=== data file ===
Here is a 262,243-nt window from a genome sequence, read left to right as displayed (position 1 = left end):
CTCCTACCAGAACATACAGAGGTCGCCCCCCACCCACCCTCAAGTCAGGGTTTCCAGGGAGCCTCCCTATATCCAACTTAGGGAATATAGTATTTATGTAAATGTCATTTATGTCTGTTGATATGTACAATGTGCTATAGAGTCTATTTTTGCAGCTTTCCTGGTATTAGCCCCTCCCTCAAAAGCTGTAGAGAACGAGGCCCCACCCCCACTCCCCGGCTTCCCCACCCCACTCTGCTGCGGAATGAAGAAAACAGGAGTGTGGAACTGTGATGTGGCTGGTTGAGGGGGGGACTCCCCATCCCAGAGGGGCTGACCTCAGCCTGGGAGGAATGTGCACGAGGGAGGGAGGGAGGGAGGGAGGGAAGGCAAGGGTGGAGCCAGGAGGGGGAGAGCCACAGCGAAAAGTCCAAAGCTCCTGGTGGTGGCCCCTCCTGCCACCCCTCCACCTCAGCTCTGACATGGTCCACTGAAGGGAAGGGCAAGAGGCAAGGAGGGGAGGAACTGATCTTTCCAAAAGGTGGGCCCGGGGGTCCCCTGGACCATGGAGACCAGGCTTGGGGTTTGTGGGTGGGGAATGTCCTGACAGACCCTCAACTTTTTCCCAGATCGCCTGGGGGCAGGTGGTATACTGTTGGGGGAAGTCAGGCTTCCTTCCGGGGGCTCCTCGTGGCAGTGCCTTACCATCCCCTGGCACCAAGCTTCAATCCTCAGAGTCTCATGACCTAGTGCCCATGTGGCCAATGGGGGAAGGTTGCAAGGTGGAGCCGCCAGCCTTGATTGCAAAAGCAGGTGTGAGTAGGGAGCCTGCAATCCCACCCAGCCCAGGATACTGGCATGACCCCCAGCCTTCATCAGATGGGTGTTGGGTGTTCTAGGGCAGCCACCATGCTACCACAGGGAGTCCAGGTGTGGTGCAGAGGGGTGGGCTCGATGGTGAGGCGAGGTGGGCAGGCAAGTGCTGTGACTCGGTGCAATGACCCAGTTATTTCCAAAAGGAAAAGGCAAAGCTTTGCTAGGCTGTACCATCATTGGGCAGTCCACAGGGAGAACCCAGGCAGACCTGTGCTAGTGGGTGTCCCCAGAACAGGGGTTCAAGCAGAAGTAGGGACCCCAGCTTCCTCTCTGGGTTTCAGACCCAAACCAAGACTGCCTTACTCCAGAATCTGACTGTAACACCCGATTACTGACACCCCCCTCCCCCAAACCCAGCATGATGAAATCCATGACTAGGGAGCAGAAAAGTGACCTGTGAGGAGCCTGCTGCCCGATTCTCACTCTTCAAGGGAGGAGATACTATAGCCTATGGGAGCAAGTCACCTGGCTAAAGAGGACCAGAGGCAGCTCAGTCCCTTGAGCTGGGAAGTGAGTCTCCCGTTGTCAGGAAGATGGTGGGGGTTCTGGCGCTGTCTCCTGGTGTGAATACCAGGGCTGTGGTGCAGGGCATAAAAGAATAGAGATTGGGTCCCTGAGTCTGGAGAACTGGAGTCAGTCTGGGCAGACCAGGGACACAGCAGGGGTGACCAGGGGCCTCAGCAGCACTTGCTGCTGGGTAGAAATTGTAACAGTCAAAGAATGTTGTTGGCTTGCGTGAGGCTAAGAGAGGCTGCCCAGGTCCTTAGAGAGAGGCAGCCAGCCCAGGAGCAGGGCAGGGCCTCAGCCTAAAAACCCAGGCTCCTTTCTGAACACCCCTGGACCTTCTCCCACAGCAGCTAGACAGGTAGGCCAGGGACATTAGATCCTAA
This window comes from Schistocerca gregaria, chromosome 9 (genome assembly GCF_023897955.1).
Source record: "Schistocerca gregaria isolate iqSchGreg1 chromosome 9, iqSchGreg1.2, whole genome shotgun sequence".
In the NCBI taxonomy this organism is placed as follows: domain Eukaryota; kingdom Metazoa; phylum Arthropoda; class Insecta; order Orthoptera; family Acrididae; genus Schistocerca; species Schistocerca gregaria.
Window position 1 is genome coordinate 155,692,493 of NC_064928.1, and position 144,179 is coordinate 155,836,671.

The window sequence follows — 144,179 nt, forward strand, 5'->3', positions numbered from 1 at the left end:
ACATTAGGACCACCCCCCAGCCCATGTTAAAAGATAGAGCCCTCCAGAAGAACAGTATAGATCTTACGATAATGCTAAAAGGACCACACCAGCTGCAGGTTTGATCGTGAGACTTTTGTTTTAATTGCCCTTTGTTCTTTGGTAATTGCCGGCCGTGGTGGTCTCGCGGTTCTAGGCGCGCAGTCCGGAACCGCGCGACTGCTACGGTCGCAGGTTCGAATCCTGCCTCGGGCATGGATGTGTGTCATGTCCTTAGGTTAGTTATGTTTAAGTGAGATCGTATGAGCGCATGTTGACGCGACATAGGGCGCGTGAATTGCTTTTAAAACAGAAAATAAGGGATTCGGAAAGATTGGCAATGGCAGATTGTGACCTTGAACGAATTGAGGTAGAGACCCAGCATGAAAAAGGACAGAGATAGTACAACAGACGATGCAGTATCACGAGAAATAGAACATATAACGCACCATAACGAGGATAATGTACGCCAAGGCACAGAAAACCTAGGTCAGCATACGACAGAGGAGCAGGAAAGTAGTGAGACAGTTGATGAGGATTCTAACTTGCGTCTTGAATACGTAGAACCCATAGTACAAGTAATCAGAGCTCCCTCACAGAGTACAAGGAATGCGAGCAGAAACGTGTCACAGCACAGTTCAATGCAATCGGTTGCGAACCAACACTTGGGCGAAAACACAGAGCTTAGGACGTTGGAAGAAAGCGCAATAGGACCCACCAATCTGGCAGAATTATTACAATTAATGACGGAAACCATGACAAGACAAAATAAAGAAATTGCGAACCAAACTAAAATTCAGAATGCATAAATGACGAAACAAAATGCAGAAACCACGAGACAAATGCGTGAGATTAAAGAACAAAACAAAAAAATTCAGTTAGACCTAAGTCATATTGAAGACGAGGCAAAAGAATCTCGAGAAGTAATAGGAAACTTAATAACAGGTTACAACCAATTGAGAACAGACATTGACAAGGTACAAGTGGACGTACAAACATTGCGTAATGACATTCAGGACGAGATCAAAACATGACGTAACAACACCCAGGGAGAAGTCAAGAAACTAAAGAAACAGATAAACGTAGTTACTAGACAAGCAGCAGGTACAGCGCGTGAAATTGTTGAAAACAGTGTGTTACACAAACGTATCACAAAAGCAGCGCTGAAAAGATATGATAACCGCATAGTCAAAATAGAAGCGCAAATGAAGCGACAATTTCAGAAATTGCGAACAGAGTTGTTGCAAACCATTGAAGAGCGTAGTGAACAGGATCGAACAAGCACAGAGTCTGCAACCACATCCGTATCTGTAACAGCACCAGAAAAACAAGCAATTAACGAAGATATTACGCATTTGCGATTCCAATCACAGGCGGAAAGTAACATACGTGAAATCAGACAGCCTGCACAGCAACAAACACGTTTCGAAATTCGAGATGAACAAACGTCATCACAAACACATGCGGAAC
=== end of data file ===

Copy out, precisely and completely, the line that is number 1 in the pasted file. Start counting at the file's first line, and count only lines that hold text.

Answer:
Here is a 262,243-nt window from a genome sequence, read left to right as displayed (position 1 = left end):